So, should the “little woman” be armed, does the gun in the home constitute an “equalizer?” The answer is no.

“A recent meta-analysis concluded what many people already knew: the availability of firearms is a strong risk factor for both homicide and suicide. But the study came to another conclusion that is rarely mentioned in the gun control debate: females are uniquely impacted by the availability of a firearm. Indeed, the study found that women with access to firearms become homicide victims at significantly higher rates than men.

It has long been recognized that higher rates of gun availability correlate with higher rates of female homicide. Women in the United States account for 84 percent of all female firearm victims in the developed world, even though they make up only a third of the developed world’s female population. And within American borders, women die at higher rates from suicide, homicide, and accidental firearm deaths in states where guns are more widely available This is true even after controlling for factors such as urbanization, alcohol use, education, poverty, and divorce rates.” [LATimes]

In another study, published in the American Journal of Public Health, researchers interviewed 417 women across 67 battered women’s shelters. Nearly a third of these women had lived in a household with a firearm. In two-thirds of the homes, their intimate partners had used the gun against them, usually threatening to kill (71.4 percent) them. A very small percentage of these women (7 percent) had used a gun successfully in self-defense, and primarily just to scare the attacking male partner away. Indeed, gun threats in the home against women by their intimate partners appear to be more common across the United States than self-defense uses of guns by women. [LATimes]

Another large case-control study compared women who were murdered by their intimate partner with a control group of battered women. Only 16 percent of the women who had been abused, but not murdered, had guns in their homes, whereas 51 percent of the murder victims did. In fact, not a single study to date has shown that the risk of any crime including burglary, robbery, home invasion, or spousal abuse against a female is decreased through gun ownership. Though there are examples of women using a gun to defend themselves, they are few and far between, and not statistically significant. [LATimes]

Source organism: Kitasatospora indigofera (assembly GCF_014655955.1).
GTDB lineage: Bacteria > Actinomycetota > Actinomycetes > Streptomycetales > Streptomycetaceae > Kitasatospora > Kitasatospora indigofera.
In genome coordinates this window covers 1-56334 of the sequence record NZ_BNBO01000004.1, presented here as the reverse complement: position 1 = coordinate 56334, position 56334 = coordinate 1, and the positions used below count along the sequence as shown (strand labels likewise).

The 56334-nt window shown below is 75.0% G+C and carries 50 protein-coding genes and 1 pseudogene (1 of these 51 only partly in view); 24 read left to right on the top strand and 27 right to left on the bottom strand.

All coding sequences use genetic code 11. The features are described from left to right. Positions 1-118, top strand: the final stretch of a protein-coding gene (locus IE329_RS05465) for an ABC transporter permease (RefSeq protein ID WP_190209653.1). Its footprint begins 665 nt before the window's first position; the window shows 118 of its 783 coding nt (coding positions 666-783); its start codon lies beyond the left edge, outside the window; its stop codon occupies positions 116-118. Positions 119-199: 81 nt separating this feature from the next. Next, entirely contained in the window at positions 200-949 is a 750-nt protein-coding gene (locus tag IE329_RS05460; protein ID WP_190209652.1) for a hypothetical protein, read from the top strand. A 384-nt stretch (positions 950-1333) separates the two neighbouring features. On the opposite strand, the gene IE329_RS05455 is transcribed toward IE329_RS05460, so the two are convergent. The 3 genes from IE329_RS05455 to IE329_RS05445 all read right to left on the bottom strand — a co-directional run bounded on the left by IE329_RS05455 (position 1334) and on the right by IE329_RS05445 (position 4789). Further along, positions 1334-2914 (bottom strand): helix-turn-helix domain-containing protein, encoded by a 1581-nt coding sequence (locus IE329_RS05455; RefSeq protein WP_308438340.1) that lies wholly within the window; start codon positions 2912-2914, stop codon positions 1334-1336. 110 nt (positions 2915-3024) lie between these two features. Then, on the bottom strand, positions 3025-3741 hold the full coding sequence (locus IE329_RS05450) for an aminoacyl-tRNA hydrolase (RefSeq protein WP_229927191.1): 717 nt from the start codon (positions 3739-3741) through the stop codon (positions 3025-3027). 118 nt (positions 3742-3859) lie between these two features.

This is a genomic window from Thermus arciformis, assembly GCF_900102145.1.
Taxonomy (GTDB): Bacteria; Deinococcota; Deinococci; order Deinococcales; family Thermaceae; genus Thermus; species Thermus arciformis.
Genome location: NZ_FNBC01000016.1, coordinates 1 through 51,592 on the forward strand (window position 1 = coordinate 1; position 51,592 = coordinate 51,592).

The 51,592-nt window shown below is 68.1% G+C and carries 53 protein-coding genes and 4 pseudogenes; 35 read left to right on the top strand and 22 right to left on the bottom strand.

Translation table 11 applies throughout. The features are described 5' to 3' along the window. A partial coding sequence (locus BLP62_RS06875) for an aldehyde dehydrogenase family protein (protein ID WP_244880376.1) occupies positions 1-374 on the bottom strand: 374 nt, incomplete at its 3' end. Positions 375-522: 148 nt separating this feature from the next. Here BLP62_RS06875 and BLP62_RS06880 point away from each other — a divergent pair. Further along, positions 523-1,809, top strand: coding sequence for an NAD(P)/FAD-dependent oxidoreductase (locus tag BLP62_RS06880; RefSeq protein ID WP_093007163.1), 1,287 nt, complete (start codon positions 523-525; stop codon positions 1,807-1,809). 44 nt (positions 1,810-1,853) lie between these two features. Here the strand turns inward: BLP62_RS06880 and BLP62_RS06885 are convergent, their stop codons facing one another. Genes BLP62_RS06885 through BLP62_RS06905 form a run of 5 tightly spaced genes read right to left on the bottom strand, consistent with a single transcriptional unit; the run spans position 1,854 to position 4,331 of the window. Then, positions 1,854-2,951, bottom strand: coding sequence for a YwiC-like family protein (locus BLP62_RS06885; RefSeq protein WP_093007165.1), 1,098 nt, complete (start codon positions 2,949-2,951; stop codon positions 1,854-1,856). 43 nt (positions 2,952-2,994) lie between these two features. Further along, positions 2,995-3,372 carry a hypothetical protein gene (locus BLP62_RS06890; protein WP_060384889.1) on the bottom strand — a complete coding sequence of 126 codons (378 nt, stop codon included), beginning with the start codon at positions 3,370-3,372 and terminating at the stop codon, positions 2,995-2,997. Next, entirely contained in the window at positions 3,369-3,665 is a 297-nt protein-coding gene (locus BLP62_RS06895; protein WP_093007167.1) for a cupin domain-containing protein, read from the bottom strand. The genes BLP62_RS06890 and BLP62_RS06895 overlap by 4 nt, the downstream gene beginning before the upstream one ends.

Thus much for the advocacy of yet more guns, and yet more permits to be able to conceal those guns?  And yet more reason to take note of the statistics on domestic violence, the presence of guns in unstable households, and the need to remove firearms from volatile domestic situations.

Questions Remain

  • When do the NRA talking points asserting there is no magic single solution to gun violence become stale and hackneyed?  When does the public come to understand that this is a straw man argument which does little good for the safety of the state and the families residing in this state?
  • When does the profoundly illogical argument that because something might be difficult, or even require more effort, that the desired outcome (less gun violence) is therefore impossible, become a clear example of circular reasoning and unfounded assertion?
  • When do we act on the statistics which strongly suggest that the presence of a firearm in a home increases the probability of lethal domestic violence and suicide? Not to mention tragic incidents involving children.
  • When do we take into consideration the fact that there are some 45 days under Nevada law during which a domestic abuser is free to retain firearms, indeed, free to obtain more “firepower” during that period?
  • What additional arguments must be made before those who advocate for zero restrictions on firearm ownership/possession understand that in a civilized society the temporary removal of firearms from a volatile domestic situation doesn’t mean there is a violation of a Constitutional right?

Update: The Violence Policy Center released its national report today. Nevada is 5th in the nation in female homicide rate.

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The Ammosexual Assembly: Nevada Legislature and SB 175

NV Legislature wide A much amended SB 175 is still alive in the Nevada Legislature.  [LTN]  This “gun bill” contains several items on the ammosexual wish list, and with copious amendments got out of the Senate on a 14-5 vote.  There’s a subtle, but important revision in Amendment 136 which should given reasonable individuals some hope for sanity in an otherwise irrational session.  In the Kill At Will portion – otherwise known as Stand Your Ground – the language changes from “knew or had reason to believe” that the shooter was imperiled, to “reasonably believed” the victim of the shooting was in the act of perpetrating a violent crime.